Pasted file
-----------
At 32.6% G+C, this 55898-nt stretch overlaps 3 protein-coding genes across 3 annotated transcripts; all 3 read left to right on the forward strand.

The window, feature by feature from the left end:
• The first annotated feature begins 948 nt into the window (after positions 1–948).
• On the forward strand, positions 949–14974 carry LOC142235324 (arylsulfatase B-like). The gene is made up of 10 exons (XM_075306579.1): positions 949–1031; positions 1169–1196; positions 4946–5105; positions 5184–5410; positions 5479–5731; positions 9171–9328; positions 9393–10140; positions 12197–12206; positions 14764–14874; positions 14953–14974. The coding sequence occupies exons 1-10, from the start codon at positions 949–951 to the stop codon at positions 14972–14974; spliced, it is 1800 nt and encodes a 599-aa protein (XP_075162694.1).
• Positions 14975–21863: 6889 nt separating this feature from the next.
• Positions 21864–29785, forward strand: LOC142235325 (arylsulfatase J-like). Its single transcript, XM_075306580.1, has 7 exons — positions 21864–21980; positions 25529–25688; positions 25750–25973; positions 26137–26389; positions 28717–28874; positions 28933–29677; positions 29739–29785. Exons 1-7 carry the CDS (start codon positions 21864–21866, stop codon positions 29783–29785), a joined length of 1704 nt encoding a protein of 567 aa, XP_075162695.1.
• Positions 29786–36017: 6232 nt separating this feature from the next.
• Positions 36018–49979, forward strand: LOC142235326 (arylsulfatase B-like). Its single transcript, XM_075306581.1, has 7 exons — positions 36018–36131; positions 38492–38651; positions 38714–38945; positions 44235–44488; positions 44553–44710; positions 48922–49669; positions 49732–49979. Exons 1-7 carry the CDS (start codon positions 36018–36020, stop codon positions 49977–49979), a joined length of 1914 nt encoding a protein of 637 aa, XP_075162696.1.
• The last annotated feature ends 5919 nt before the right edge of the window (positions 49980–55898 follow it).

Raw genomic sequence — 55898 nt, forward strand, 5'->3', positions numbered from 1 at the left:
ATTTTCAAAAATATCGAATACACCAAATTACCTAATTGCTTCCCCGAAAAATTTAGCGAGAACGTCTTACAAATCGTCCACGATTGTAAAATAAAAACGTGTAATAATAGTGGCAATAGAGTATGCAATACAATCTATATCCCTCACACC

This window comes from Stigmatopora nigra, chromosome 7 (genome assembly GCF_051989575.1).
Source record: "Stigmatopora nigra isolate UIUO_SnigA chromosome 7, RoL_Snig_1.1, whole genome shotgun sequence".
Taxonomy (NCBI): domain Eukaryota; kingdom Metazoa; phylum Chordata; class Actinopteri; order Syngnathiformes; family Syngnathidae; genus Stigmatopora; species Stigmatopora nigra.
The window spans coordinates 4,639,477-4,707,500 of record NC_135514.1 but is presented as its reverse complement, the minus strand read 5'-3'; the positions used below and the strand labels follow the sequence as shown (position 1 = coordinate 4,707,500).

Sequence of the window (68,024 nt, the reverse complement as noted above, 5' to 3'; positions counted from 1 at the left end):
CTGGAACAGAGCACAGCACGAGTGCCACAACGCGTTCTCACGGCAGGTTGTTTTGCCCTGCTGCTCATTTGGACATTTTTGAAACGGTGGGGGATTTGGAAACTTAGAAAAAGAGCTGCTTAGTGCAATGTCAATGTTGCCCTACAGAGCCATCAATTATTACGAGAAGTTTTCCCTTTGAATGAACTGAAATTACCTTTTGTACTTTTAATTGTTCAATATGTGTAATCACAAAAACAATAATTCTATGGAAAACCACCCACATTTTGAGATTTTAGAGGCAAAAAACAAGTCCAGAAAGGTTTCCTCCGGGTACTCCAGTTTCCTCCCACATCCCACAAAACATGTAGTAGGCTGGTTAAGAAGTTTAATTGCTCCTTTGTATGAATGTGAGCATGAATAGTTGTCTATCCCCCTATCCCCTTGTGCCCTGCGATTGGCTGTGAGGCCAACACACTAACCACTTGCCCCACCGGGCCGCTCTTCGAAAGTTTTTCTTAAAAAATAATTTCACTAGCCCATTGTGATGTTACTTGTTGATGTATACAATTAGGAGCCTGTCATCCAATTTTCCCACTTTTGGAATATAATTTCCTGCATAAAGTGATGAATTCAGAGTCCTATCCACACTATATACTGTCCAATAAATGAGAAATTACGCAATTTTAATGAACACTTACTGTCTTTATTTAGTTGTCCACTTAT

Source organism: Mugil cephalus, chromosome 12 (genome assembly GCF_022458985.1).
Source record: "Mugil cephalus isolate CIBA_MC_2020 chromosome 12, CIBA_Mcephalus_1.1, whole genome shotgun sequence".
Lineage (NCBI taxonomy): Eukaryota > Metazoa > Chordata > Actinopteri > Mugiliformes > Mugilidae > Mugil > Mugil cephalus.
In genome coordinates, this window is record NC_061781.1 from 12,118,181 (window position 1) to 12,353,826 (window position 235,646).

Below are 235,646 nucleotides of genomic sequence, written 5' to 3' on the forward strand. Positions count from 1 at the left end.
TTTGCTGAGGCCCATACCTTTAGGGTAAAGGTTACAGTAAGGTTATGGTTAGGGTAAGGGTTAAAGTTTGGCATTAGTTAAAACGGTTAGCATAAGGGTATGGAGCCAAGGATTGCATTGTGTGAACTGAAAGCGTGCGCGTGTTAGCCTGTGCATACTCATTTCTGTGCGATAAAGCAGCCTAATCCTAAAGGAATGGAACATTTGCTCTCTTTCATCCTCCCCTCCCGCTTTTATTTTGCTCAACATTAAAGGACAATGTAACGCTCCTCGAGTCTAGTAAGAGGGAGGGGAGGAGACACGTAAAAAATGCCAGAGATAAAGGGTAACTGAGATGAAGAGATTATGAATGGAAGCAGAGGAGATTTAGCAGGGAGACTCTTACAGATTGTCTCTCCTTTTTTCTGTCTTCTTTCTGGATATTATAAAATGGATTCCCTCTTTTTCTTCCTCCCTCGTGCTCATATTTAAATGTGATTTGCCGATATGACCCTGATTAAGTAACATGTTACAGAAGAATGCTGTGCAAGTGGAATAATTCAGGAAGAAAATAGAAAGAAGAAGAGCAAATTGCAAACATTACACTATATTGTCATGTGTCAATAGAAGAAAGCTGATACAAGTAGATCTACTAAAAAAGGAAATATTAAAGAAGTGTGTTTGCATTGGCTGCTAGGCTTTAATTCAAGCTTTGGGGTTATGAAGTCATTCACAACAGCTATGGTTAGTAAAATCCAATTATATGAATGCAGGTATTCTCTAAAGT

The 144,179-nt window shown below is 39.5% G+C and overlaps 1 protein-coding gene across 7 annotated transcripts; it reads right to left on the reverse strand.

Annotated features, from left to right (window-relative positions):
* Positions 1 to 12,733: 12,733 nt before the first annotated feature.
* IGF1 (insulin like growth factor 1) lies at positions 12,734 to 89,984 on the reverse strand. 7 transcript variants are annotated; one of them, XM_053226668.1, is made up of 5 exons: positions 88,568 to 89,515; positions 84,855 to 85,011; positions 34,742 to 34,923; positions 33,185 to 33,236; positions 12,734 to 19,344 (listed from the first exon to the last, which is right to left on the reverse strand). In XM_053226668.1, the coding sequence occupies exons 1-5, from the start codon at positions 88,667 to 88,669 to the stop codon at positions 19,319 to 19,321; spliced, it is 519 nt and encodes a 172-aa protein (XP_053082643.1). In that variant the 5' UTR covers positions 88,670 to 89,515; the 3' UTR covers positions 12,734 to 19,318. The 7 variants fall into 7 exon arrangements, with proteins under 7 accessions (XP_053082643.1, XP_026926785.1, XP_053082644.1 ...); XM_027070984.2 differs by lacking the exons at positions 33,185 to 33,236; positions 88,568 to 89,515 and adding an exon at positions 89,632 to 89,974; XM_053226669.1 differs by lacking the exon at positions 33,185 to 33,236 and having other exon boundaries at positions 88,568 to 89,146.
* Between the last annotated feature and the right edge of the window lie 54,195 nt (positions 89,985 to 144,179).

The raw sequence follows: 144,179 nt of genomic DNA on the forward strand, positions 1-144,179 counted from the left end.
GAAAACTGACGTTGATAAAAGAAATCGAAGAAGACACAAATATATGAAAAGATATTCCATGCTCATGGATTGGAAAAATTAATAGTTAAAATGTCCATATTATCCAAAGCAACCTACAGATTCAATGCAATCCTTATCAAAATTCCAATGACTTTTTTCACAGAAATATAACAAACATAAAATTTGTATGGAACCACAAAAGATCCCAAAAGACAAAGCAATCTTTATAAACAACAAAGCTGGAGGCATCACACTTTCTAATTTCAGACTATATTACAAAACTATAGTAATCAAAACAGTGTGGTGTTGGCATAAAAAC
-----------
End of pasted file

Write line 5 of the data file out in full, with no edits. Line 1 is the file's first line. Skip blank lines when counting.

• Positions 14975–21863: 6889 nt separating this feature from the next.